What Is Welding? | Welding

What Is Welding? | Welding

What is welding? Welding is distinct from other processes that
we use to join metal, such as soldering and braising, in which a third material is added
as a kind of glue. With welding, we take two distinct materials,
two distinct objects. Through the addition of heat we create a molten
pool of metal into which we add a filler rod. The resulting product is no longer two distinct
pieces, but one homogenous unit. This piece of material can now then be cut,
bent, or manipulated in any way that one would wish. It’s not like you’ve added a third material
that needs to be treated differently. There are different kinds of welding. We use gas, acetylene and oxygen, as a heat
source. Mig welding, arc welding, and tig welding,
which all use an electrical source to create heat. But even though each of these are different
and have their own distinct qualities, they’re all essentially doing the same thing, that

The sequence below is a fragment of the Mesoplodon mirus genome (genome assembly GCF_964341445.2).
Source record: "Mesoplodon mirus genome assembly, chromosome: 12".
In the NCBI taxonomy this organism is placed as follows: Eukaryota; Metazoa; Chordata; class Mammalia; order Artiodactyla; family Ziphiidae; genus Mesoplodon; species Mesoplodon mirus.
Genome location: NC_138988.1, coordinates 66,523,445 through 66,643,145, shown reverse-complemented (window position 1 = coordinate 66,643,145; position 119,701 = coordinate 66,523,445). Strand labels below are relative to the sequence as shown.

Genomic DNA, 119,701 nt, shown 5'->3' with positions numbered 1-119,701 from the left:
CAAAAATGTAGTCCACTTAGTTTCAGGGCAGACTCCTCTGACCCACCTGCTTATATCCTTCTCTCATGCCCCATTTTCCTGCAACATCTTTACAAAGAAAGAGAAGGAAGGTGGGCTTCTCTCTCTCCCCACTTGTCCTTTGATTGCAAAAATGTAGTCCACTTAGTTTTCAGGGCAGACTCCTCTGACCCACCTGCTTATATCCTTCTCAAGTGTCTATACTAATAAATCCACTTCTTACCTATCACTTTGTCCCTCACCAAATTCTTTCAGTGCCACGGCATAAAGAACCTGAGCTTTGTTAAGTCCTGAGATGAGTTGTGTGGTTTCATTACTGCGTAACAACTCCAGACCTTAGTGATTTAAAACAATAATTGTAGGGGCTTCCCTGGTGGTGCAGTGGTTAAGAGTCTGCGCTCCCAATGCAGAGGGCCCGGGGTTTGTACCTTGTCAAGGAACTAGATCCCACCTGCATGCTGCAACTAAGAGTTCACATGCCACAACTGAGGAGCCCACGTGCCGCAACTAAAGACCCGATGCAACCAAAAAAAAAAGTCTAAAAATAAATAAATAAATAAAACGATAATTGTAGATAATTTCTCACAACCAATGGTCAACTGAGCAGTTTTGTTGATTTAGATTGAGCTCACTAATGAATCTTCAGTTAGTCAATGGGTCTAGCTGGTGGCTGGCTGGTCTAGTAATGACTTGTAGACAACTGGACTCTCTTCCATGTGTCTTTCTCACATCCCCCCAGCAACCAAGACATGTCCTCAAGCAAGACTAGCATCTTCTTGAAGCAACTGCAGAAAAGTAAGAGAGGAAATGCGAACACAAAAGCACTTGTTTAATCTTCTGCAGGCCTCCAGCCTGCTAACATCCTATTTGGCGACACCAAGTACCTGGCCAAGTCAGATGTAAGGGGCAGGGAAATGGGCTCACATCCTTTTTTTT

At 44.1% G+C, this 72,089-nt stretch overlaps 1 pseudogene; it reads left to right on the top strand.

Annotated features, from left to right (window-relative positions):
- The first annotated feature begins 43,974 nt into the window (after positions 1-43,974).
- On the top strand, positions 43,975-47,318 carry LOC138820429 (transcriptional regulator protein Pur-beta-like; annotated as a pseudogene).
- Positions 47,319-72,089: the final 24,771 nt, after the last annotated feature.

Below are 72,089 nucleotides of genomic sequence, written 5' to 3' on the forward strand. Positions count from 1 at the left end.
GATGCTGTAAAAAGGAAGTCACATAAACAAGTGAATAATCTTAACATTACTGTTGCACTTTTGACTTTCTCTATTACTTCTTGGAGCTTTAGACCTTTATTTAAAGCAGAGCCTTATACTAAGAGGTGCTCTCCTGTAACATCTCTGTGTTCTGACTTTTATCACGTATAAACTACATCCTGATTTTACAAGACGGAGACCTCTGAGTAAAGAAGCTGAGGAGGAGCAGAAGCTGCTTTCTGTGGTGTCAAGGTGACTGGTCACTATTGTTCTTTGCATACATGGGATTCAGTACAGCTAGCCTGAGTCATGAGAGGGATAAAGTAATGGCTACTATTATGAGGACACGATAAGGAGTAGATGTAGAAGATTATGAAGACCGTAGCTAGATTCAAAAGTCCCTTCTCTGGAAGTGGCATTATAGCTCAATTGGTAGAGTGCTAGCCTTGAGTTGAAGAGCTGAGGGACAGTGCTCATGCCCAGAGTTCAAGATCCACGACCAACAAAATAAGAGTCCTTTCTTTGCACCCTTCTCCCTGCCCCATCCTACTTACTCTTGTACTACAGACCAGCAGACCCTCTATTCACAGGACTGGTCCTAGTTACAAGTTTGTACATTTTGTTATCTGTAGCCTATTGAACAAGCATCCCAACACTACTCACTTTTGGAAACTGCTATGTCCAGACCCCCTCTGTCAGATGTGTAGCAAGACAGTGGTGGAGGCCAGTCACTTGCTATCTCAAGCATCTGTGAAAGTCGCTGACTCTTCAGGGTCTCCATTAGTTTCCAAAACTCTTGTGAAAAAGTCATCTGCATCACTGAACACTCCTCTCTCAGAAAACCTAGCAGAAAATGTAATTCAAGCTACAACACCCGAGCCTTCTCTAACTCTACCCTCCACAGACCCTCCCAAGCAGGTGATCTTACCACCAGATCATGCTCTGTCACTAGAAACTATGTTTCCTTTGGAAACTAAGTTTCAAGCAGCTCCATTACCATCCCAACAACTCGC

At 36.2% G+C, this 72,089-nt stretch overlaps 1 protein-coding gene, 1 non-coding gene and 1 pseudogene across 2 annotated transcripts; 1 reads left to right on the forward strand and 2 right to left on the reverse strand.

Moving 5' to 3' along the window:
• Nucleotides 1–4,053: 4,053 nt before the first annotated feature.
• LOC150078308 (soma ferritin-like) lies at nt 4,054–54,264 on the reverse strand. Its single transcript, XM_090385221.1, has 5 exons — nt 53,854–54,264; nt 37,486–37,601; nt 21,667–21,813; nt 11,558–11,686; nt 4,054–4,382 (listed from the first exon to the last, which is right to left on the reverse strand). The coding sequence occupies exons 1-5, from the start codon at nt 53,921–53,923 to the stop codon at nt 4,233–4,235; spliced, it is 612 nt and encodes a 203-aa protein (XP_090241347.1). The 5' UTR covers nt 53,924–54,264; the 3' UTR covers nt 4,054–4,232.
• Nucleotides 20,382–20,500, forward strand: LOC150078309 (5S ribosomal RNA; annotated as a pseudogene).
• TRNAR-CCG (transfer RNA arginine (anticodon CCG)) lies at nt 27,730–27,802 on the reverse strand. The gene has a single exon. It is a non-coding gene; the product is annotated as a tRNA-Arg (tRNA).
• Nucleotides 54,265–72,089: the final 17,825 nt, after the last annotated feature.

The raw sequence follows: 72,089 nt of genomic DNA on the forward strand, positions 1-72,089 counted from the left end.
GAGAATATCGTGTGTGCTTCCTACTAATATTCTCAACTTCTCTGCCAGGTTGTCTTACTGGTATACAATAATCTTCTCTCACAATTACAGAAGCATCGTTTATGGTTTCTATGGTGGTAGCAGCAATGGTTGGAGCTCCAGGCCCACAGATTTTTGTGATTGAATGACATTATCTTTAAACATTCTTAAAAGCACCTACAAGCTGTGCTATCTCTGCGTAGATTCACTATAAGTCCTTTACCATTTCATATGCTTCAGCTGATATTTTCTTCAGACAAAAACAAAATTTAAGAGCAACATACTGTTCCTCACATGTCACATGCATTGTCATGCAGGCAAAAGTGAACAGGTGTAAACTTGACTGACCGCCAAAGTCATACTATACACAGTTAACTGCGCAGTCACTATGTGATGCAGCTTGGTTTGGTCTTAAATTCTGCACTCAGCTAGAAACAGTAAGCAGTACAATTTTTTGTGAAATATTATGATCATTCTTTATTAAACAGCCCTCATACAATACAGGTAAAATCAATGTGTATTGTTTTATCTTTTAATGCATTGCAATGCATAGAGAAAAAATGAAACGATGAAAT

is taking two distinct pieces of material and joining them into one. I want to demonstrate the welding process
using an oxyacetylene torch and a filler rod. This is the easiest way to see how the physical
process of welding occurs. It’s always important when you’re welding
to wear the right safety equipment. Before I start the torch, I’m going to put
my goggles down. To start the torch, I add a little bit of
acetylene. I increase the size of the acetylene flame
until it’s burning nice and clear and hot. I add oxygen slowly until I get a nice sharp,
defined cone of flame. The hottest part of the flame is at the tip
of the blue, the very tip of the bright blue zinc. As you can see, as we start to heat the steel,
it goes from a red to orange and starts to get shiny. And we can start to add our filler material. And you can actually see that molten pool
of metal forming as we move along with the filler rod completing the operation. Now that the oxygen-acetylene welding process
is complete, we can examine the results. We had two separate pieces of material. We had a common molten pool of metal, into
which we added our filler rod. And now we have a complete, single, homogenous
piece of material. Two pieces of steel joined into one.

16 thoughts on “What Is Welding? | Welding

  1. You say soldering uses a third metal to stick them together and then you say we use the filler rod to fill up the gap. You sir are a joke.

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